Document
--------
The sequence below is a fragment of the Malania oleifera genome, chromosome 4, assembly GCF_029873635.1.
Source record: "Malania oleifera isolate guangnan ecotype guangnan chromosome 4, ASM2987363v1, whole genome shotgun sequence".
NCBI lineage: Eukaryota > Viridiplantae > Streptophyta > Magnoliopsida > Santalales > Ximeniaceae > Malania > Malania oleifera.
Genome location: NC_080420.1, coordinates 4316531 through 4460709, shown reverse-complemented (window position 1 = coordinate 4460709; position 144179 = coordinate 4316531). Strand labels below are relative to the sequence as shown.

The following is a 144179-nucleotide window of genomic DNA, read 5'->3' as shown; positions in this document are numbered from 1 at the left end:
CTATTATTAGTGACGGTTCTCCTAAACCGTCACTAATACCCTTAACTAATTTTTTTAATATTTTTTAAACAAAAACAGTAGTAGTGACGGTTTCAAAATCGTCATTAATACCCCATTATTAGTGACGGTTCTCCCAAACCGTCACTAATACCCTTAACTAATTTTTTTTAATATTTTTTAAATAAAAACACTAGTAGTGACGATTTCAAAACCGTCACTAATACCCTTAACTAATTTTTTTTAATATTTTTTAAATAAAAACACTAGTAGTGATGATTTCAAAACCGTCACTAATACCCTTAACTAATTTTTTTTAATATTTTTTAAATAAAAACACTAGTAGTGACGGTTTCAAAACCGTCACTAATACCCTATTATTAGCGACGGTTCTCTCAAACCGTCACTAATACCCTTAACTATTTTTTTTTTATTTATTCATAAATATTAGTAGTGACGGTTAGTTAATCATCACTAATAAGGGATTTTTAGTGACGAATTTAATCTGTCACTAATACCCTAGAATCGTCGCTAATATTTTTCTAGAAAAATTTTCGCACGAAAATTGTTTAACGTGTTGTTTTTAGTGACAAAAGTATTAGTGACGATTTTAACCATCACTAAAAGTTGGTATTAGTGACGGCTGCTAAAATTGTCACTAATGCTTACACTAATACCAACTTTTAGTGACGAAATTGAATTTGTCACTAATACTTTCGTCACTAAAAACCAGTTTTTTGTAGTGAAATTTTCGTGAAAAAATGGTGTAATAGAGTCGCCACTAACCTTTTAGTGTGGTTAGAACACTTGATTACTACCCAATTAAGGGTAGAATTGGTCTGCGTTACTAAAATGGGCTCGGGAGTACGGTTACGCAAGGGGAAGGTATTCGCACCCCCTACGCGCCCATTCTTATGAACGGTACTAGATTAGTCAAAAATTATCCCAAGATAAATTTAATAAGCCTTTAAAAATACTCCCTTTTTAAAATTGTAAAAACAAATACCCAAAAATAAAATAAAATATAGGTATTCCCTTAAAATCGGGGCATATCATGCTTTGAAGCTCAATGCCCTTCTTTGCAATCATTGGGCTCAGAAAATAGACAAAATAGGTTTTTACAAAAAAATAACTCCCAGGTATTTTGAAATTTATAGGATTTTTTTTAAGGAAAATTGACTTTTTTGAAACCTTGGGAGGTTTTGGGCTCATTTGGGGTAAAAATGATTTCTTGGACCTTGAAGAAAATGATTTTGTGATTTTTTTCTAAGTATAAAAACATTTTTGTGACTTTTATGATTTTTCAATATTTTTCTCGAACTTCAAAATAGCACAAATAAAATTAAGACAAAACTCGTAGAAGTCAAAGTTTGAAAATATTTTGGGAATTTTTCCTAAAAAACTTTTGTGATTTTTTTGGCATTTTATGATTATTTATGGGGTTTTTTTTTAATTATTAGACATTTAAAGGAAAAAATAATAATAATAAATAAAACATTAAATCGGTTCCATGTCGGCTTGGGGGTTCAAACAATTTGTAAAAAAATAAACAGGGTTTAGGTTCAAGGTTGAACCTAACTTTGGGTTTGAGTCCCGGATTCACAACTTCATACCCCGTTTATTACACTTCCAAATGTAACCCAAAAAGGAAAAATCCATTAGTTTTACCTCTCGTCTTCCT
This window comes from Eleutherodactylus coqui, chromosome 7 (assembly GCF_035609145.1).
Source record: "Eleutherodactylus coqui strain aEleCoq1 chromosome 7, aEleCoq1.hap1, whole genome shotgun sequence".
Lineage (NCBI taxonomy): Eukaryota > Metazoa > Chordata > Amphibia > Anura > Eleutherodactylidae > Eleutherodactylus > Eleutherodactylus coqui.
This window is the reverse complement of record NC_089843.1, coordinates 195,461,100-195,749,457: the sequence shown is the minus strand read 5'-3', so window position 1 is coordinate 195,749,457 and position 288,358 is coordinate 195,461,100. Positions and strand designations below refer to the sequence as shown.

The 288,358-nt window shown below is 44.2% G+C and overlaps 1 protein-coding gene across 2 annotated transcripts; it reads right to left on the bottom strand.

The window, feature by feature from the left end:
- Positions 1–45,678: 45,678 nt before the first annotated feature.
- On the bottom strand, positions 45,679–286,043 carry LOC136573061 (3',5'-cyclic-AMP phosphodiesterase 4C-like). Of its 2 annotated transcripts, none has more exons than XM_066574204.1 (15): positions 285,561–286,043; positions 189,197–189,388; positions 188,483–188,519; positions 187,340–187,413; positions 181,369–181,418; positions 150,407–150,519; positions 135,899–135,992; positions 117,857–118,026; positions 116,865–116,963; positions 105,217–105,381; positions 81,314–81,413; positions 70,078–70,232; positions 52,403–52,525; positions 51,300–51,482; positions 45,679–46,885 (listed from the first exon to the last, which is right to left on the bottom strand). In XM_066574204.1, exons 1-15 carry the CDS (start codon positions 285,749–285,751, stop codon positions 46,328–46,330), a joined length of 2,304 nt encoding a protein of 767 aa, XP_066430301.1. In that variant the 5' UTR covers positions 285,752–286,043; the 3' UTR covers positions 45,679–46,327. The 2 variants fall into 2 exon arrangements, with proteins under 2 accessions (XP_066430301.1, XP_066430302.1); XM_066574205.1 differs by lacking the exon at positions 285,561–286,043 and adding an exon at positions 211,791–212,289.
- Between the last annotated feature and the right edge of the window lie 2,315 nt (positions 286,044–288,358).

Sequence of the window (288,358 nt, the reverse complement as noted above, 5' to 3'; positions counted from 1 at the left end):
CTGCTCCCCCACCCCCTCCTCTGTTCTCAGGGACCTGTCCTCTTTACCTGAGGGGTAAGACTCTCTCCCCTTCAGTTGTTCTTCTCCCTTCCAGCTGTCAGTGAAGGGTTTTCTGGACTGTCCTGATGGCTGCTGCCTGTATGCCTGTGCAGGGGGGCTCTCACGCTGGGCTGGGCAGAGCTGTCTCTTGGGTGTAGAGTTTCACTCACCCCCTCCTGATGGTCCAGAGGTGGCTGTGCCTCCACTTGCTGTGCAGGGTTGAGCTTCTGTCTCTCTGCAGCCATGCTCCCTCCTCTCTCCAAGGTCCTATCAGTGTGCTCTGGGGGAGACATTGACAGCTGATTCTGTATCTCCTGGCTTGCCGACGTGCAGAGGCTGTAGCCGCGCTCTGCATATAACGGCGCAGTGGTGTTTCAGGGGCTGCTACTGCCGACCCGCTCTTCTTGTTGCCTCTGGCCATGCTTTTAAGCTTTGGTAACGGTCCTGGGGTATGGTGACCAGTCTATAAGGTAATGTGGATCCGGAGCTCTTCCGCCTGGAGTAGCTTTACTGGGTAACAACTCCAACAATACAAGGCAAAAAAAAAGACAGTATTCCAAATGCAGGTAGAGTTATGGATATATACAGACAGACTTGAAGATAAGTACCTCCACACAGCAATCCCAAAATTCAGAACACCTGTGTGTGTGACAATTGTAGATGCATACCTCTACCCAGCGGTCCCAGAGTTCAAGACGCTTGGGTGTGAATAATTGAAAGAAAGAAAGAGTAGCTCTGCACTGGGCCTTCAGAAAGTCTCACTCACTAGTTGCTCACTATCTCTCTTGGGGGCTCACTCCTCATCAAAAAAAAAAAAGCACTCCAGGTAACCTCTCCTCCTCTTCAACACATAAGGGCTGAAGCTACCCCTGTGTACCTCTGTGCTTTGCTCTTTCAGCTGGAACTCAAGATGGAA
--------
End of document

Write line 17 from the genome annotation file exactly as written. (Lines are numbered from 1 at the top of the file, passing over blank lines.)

CTGCTCCCCCACCCCCTCCTCTGTTCTCAGGGACCTGTCCTCTTTACCTGAGGGGTAAGACTCTCTCCCCTTCAGTTGTTCTTCTCCCTTCCAGCTGTCAGTGAAGGGTTTTCTGGACTGTCCTGATGGCTGCTGCCTGTATGCCTGTGCAGGGGGGCTCTCACGCTGGGCTGGGCAGAGCTGTCTCTTGGGTGTAGAGTTTCACTCACCCCCTCCTGATGGTCCAGAGGTGGCTGTGCCTCCACTTGCTGTGCAGGGTTGAGCTTCTGTCTCTCTGCAGCCATGCTCCCTCCTCTCTCCAAGGTCCTATCAGTGTGCTCTGGGGGAGACATTGACAGCTGATTCTGTATCTCCTGGCTTGCCGACGTGCAGAGGCTGTAGCCGCGCTCTGCATATAACGGCGCAGTGGTGTTTCAGGGGCTGCTACTGCCGACCCGCTCTTCTTGTTGCCTCTGGCCATGCTTTTAAGCTTTGGTAACGGTCCTGGGGTATGGTGACCAGTCTATAAGGTAATGTGGATCCGGAGCTCTTCCGCCTGGAGTAGCTTTACTGGGTAACAACTCCAACAATACAAGGCAAAAAAAAAGACAGTATTCCAAATGCAGGTAGAGTTATGGATATATACAGACAGACTTGAAGATAAGTACCTCCACACAGCAATCCCAAAATTCAGAACACCTGTGTGTGTGACAATTGTAGATGCATACCTCTACCCAGCGGTCCCAGAGTTCAAGACGCTTGGGTGTGAATAATTGAAAGAAAGAAAGAGTAGCTCTGCACTGGGCCTTCAGAAAGTCTCACTCACTAGTTGCTCACTATCTCTCTTGGGGGCTCACTCCTCATCAAAAAAAAAAAAGCACTCCAGGTAACCTCTCCTCCTCTTCAACACATAAGGGCTGAAGCTACCCCTGTGTACCTCTGTGCTTTGCTCTTTCAGCTGGAACTCAAGATGGAA